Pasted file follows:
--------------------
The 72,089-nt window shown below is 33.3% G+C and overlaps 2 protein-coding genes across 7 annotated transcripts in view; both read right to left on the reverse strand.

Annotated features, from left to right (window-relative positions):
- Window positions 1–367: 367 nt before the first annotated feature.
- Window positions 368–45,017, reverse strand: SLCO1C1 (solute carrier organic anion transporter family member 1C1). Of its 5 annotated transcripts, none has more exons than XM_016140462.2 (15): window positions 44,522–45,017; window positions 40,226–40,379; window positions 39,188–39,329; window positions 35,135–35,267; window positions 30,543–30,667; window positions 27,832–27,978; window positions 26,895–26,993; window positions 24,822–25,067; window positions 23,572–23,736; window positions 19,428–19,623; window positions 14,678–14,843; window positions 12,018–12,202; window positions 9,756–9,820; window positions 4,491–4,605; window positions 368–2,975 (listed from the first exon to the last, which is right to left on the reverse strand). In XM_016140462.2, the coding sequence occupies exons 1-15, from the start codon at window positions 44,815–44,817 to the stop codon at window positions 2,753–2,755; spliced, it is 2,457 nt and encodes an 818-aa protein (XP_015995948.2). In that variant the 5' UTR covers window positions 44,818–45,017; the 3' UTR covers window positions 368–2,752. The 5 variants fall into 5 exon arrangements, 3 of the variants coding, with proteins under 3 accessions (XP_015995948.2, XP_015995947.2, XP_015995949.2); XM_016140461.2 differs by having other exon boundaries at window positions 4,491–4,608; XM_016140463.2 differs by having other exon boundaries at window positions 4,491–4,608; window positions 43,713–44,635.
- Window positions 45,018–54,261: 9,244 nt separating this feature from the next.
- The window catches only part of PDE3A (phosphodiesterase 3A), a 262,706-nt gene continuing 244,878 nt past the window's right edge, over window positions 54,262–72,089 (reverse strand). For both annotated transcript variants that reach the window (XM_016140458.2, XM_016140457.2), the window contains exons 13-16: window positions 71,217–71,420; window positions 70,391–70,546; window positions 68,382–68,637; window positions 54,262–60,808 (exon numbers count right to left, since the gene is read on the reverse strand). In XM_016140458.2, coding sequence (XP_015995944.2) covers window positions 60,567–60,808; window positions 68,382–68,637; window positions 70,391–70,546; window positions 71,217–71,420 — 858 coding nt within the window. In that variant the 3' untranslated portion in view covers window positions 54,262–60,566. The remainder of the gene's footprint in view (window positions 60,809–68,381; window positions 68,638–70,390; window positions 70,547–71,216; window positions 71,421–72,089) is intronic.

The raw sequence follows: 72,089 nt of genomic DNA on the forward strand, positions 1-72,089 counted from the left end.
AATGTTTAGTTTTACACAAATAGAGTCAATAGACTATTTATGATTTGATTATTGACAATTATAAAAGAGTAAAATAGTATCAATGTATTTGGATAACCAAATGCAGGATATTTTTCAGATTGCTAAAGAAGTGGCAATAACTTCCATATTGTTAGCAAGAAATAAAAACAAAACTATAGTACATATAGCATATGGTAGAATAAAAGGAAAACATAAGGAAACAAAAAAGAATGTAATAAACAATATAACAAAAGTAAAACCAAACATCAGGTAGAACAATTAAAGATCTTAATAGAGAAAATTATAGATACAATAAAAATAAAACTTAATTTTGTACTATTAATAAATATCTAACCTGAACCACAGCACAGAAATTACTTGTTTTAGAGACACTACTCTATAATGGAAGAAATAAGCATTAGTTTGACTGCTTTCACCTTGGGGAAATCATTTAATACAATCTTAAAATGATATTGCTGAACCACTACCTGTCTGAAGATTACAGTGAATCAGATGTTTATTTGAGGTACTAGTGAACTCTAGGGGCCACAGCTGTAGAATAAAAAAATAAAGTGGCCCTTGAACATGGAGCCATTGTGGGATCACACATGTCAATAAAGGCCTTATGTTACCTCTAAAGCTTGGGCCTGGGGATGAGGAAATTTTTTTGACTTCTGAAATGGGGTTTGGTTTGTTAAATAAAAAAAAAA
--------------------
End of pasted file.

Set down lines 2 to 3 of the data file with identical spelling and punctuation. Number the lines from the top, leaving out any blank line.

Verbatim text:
Annotated features, from left to right (window-relative positions):
- Window positions 1–367: 367 nt before the first annotated feature.